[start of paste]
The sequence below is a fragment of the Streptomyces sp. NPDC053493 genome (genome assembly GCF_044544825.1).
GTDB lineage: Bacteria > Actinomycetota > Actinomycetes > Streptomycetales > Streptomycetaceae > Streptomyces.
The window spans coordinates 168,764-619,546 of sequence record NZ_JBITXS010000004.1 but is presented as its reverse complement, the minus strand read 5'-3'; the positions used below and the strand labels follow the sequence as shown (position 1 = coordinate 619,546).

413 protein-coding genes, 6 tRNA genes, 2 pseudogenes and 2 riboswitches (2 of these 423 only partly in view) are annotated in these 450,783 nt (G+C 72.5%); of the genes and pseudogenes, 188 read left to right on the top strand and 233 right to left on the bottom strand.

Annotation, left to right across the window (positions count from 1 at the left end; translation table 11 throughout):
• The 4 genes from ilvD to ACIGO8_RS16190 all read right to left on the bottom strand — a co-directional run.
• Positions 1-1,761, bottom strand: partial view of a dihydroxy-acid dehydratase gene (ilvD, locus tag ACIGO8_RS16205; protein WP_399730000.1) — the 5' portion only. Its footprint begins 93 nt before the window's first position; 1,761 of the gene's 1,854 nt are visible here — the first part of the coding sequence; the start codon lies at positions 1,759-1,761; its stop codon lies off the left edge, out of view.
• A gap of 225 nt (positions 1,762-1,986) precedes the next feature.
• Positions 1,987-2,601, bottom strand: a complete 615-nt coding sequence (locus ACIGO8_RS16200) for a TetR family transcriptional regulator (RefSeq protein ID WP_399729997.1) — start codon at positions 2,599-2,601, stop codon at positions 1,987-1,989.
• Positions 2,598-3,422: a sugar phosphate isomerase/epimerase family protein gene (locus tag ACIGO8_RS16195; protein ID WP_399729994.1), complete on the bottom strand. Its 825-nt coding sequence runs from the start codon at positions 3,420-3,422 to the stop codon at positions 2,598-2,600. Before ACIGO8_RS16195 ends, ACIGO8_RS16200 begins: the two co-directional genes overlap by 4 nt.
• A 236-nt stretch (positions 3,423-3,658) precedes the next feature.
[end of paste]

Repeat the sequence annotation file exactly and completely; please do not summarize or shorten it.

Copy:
The sequence below is a fragment of the Streptomyces sp. NPDC053493 genome (genome assembly GCF_044544825.1).
GTDB lineage: Bacteria > Actinomycetota > Actinomycetes > Streptomycetales > Streptomycetaceae > Streptomyces.
The window spans coordinates 168,764-619,546 of sequence record NZ_JBITXS010000004.1 but is presented as its reverse complement, the minus strand read 5'-3'; the positions used below and the strand labels follow the sequence as shown (position 1 = coordinate 619,546).

413 protein-coding genes, 6 tRNA genes, 2 pseudogenes and 2 riboswitches (2 of these 423 only partly in view) are annotated in these 450,783 nt (G+C 72.5%); of the genes and pseudogenes, 188 read left to right on the top strand and 233 right to left on the bottom strand.

Annotation, left to right across the window (positions count from 1 at the left end; translation table 11 throughout):
• The 4 genes from ilvD to ACIGO8_RS16190 all read right to left on the bottom strand — a co-directional run.
• Positions 1-1,761, bottom strand: partial view of a dihydroxy-acid dehydratase gene (ilvD, locus tag ACIGO8_RS16205; protein WP_399730000.1) — the 5' portion only. Its footprint begins 93 nt before the window's first position; 1,761 of the gene's 1,854 nt are visible here — the first part of the coding sequence; the start codon lies at positions 1,759-1,761; its stop codon lies off the left edge, out of view.
• A gap of 225 nt (positions 1,762-1,986) precedes the next feature.
• Positions 1,987-2,601, bottom strand: a complete 615-nt coding sequence (locus ACIGO8_RS16200) for a TetR family transcriptional regulator (RefSeq protein ID WP_399729997.1) — start codon at positions 2,599-2,601, stop codon at positions 1,987-1,989.
• Positions 2,598-3,422: a sugar phosphate isomerase/epimerase family protein gene (locus tag ACIGO8_RS16195; protein ID WP_399729994.1), complete on the bottom strand. Its 825-nt coding sequence runs from the start codon at positions 3,420-3,422 to the stop codon at positions 2,598-2,600. Before ACIGO8_RS16195 ends, ACIGO8_RS16200 begins: the two co-directional genes overlap by 4 nt.
• A 236-nt stretch (positions 3,423-3,658) precedes the next feature.